Can you give us an example of how some companies have leveraged this fast-paced shift towards e-commerce in innovative ways and produced impressive results?
Jacob Shellenberger-Bessmann: The crisis disrupted certain industries instantaneously due to the immediate restrictions to ensure social distancing. A lot of the B2B suppliers for the service industry suddenly lost their main revenue channel. However, some were incredibly fast at pivoting to take advantage of the new situation and lessen the blow of the shutdown.
Baldor, for instance, shifted from B2B to B2C delivery within just a few weeks. Another company from Denmark in New York was able to replace the third of their revenue that they lost from traditional channels by boosting their online channels.
Danish industry is a global leader in numerous fields, from Danish design to cleantech and life sciences. Are there specific fields within the Danish commercial pantheon that are better suited for e-commerce platforms?
Jacob Shellenberger-Bessmann: In addition to the food industry, design is another stronghold for Denmark that is well-suited for e-commerce. In just 10 years, online platforms have changed the global design and furniture markets and COVID-19 has only fueled this transition further. Many traditional retailers are facing harsh realities but there is also business opportunities for Danish companies looking to expand to new markets via e-commerce.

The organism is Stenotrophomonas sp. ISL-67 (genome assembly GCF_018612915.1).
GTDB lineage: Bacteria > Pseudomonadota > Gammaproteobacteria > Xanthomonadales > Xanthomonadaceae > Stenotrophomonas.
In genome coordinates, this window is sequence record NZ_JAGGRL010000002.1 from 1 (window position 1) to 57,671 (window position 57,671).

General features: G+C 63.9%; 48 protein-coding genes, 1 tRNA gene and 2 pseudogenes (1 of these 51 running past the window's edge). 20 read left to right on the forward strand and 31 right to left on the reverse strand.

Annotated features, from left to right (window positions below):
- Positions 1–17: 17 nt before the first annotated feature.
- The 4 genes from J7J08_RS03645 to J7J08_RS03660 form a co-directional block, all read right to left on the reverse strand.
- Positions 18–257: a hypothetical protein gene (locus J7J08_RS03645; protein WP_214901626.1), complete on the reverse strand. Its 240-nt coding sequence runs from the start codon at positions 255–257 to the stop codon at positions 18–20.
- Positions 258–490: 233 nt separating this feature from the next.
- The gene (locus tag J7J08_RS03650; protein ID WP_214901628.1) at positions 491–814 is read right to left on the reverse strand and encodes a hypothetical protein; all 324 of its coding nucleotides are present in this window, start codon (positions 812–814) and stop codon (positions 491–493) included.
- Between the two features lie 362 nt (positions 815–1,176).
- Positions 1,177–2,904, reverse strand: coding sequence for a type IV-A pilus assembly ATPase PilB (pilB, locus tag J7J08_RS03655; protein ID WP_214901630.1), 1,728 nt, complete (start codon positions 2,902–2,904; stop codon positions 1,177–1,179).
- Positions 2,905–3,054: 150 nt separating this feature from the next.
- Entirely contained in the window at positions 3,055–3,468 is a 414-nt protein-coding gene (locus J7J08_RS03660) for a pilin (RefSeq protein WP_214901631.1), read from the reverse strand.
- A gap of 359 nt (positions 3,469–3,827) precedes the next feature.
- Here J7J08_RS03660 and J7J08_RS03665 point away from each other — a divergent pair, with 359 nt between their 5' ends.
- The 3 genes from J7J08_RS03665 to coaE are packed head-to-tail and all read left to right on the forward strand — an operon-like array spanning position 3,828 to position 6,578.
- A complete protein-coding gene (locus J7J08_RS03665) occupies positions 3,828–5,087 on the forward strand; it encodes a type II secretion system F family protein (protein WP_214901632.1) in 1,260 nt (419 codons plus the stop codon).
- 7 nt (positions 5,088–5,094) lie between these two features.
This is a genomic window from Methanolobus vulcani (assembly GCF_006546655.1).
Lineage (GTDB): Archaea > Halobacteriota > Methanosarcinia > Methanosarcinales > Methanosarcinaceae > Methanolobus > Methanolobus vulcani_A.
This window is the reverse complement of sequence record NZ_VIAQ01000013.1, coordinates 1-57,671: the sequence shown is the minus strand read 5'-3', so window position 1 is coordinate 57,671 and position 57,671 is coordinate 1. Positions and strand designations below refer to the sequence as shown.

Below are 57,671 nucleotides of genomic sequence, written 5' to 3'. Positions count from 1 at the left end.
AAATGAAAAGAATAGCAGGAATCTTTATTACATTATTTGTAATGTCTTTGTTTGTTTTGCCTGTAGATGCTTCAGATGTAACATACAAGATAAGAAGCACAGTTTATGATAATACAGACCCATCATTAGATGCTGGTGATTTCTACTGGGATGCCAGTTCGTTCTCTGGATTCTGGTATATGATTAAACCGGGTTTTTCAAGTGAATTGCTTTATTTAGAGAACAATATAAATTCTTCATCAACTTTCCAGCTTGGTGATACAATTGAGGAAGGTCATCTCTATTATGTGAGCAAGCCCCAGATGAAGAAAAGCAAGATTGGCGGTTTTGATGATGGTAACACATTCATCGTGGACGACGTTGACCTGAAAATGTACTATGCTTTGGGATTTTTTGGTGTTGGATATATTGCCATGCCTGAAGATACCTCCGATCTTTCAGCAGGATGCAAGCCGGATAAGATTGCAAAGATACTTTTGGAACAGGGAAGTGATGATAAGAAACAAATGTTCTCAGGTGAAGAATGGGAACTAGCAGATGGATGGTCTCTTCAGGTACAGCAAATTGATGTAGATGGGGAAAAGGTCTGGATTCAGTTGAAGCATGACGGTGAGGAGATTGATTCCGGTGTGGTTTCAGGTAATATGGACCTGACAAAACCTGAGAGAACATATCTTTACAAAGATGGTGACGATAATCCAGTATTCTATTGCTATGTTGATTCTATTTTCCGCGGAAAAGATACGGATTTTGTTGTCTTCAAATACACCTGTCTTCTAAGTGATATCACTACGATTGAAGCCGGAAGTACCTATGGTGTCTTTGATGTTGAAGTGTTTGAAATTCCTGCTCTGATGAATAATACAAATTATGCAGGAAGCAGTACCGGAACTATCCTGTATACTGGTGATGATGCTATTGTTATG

To take advantage of this trend, the Trade Council has partnered with Wayfair, one of the leading online platforms for furniture and design, to bolster export opportunities for Danish companies. Wayfair boasts over 100 million visits every month with 60% of its traffic coming from organic search. Given Denmark’s strong position within design, e-commerce has a lot of potential in the US.
How is Denmark In New York’s Trade team helping Danish companies make the best possible impact in this new multichannel market?
Jacob Shellenberger-Bessmann: Denmark In New York’s Trade team will act as your trusted advisor when entering a new market — whether you need help with market entry strategy, sales channel overview, legal establishment, localization of website, payments systems or market standards. Through our exclusive partnerships, we can help Danish companies get successfully on-boarded onto a platform or into a marketplace.
However, selling through a single online channel cannot stand alone. The recipe for long-term success for most companies lies in a true multichannel approach. In a market with ongoing technological advances, each channel is constantly subject to change. That is why all channels should be considered and used thoughtfully. After testing the US market through a platform, we assist many companies executing a more ambitious multichannel market entry.
Emilie Haaber Lynggaard is the Strategic Communications & Press intern at Denmark In New York.